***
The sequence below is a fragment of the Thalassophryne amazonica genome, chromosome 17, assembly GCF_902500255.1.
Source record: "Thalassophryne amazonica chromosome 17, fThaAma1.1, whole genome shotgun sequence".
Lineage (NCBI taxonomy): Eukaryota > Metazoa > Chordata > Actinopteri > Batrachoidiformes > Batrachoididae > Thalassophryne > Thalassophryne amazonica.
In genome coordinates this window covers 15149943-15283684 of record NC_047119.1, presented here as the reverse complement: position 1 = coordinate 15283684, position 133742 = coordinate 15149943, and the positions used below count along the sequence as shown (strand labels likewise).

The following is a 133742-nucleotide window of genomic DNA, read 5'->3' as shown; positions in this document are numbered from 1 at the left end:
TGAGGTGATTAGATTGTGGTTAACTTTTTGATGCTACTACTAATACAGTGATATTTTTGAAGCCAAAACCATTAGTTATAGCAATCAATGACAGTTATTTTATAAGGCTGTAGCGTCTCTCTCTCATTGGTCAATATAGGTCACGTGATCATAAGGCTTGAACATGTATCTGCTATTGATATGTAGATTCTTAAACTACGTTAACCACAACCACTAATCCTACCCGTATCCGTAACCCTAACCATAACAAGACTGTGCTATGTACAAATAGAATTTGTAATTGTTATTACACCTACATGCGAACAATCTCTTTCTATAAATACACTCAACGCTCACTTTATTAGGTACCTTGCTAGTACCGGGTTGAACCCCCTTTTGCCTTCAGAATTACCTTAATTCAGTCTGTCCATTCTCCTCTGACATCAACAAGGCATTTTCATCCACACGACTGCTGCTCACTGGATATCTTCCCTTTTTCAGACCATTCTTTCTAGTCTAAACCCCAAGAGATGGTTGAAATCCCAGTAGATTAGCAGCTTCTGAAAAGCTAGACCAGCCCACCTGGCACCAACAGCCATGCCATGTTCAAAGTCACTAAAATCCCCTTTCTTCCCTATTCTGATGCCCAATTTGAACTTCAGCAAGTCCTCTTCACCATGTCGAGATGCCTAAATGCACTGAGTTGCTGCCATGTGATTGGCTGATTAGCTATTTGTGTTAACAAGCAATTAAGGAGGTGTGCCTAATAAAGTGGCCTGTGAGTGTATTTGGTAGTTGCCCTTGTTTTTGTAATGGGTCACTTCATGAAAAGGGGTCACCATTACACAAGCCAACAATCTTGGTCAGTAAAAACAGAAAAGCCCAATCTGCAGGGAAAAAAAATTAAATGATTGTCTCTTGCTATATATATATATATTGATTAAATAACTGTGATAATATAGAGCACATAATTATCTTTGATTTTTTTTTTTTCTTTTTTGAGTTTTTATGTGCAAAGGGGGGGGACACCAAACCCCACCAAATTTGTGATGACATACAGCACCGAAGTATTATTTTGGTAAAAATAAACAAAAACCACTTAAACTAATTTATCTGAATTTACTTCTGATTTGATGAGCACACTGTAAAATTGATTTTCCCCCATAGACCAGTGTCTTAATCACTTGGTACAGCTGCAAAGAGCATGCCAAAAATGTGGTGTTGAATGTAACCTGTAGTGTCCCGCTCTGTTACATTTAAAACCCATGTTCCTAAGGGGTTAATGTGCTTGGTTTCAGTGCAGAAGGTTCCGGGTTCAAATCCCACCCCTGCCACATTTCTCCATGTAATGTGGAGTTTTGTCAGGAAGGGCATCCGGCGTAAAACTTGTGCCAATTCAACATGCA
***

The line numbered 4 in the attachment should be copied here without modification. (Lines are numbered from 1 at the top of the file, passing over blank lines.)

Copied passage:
In genome coordinates this window covers 15149943-15283684 of record NC_047119.1, presented here as the reverse complement: position 1 = coordinate 15283684, position 133742 = coordinate 15149943, and the positions used below count along the sequence as shown (strand labels likewise).